Australian-first satellite to be built at Lot Fourteen in $6.5m partnership
21 January 2021
A satellite to be built at Lot Fourteen will become the first to be put into space by an Australian state government under a $6.5 million, ground-breaking South Australian space mission announced yesterday by Premier Steven Marshall.
The state government is partnering with the South Australian space industry to send a locally manufactured small satellite into low Earth orbit – the first state government in Australia to embark on such a mission.
The information gathered by the satellite will boost South Australia’s space economy and provide valuable intelligence from across the state’s vast landscape which can be used for applications including emergency service and disaster management response, mining, and environmental purposes.
The SASAT1 Space Services Mission will strengthen the competitiveness of South Australian businesses in the small-satellite supply chain and pave the way for external investment and future growth in Australia and abroad.
The SmartSat Cooperative Research Centre (CRC), based at Lot Fourteen, will lead the mission and application prototyping. Two other Lot Fourteen tenants will work on the mission - Inovor Technologies will design, build and test the satellite and Myriota will provide its Internet of Things (IoT) capability.
SASAT1 will start in early 2021, with the aim of delivering the satellite in 15 months for launch into orbit. The satellite will be available for a further three years to 2025 for data collection and operations under current funding.
The space industry is one of the high-growth focus sectors at Lot Fourteen, which is also home to the Australian Space Agency and other pioneering space industry companies, including Neumann Space, Space Machines Company and Aurora Space Startup Cluster. The Australian Space Agency is set to open the Australian Space Discovery Centre and Mission Control Centre at Lot Fourteen in the first half of 2021.
Premier Marshall said SASAT1 would deliver on key objectives outlined in the ten-year South Australia Growth State: Space Sector Strategy, released in November.
“South Australia is embarking on a bold mission with industry to design and build a satellite to deliver space-derived services to the state – a venture never undertaken before by any State Government around the country,” Premier Marshall said.
“Not only will the satellite help us make better decisions for state services, it comprehensively cements South Australia as the space state.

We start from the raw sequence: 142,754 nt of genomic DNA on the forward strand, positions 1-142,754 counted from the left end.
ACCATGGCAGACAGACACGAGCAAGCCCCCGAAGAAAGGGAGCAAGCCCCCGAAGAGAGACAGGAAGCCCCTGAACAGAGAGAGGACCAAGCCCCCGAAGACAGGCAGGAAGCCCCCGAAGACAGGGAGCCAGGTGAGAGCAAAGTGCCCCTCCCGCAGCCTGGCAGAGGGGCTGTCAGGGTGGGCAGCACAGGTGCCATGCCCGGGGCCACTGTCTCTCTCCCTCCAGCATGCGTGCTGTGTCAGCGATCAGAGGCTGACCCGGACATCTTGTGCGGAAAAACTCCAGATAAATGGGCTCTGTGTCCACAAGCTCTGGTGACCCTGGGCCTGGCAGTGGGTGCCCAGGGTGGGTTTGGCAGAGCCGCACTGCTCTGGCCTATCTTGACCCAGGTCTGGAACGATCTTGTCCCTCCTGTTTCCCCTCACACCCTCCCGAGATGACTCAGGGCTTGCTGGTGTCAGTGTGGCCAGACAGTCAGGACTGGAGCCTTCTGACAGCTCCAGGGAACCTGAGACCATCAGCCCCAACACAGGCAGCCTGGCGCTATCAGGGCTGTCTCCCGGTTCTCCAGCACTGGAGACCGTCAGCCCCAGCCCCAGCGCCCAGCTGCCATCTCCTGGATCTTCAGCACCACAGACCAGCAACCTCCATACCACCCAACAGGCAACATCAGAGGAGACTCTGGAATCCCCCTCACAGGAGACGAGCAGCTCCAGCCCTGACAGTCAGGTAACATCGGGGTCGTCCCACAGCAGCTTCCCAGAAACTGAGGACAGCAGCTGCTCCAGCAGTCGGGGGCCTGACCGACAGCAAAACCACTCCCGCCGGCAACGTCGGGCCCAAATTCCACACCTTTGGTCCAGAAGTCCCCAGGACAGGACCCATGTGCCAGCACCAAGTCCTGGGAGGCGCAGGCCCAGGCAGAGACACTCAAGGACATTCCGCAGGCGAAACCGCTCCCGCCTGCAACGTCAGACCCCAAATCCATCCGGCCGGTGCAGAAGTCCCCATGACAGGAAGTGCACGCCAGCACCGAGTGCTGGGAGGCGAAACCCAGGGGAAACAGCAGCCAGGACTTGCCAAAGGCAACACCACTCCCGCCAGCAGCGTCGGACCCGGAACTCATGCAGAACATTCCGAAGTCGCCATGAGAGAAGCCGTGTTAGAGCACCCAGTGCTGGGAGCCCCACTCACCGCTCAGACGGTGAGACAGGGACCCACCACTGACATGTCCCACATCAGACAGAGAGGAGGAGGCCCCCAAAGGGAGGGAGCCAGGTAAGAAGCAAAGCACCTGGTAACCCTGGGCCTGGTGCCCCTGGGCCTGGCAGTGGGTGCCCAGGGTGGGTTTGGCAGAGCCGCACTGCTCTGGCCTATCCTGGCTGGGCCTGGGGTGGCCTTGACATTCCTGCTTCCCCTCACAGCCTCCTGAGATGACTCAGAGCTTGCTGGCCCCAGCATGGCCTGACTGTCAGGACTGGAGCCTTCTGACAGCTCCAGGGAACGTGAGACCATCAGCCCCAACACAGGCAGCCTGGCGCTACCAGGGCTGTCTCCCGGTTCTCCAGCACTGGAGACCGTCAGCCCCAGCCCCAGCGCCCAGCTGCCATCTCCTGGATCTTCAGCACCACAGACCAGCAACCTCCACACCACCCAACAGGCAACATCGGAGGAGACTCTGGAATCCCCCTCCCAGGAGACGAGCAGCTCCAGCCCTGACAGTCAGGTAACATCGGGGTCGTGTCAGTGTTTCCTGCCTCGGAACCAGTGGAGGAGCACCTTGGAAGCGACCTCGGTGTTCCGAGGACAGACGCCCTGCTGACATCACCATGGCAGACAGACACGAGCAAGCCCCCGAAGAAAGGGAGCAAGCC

“SASAT1 will deliver significant value to our state and to our local space industry as well as paving the way for growth in space-craft export, IoT sensor exports, Department of Defence and Australian Government space and defence-related projects and the South Australian supply chain,” Premier Marshall said.
“The satellite will also allow South Australian school students to view firsthand the vital information we gain from satellites right here in their own backyard. This is just one step in getting our next generation excited about what a career in space could mean for them.”
“Applications include using the data and imagery we collect to solve real life problems, like helping farmers monitor water levels so they can more accurately predict future yields.”
SmartSat CRC Chief Executive Professor Andy Koronios said SASAT1 was evidence that the South Australian government was working hard to build the local small satellite manufacturing supply chain and strengthen its competitiveness to transform the state into a hi-tech economy.
“This mission will provide opportunities for small start-up companies to use the ongoing data captured by the satellite to develop analytics applications for government and commercial use,” said Professor Koronios.
“The SASAT1 Space Services Mission positions South Australia to play an even greater role in national initiatives like water quality monitoring and bushfire mitigation.
“SmartSat is incredibly excited to be providing leadership for this South Australian government initiative and we are committed to providing expertise and R&D capability to make the mission a great success.”
Trade and Investment Minister Stephen Patterson said SASAT1 would build on South Australia’s strong starting position in the NewSpace economy.
“The state is presently targeting an annual growth rate in the space sector of 5.8% over the next ten years, with expectations that the SASAT1 mission will accelerate that,” he said.
Inovor Technologies founder and chief executive Dr Matthew Tetlow said the company was “incredibly excited” to share the journey of SASAT1 with the people of South Australia.
“Our hope is that the whole state will rally behind it,” he said.
“The mission will demonstrate why space is important to the South Australian community and how information from space can be used to improve our lives on Earth.
“It is also helping to build a space ecosystem that will support the creation of more high-tech careers into the future for young South Australians.
Myriota CEO and co-founder Dr Alex Grant, said that the mission provides a great opportunity for understanding the state’s environment, while simultaneously creating opportunities for collaboration across South Australia’s growing space ecosystem.
“Myriota is proud to be involved in the SASAT1 project, and to partner with space industry leaders Inovor Technology, the SmartSat CRC, and the South Australian government,” Dr Alex Grant said.
Once launched into low Earth orbit, the satellite will support data collection from ground- based sensors plus Earth observation imaging via a hyperspectral electro-optical payload. Myriota’s IoT connectivity will support the collection of data about multiple weather events, including rainfall and bushfires.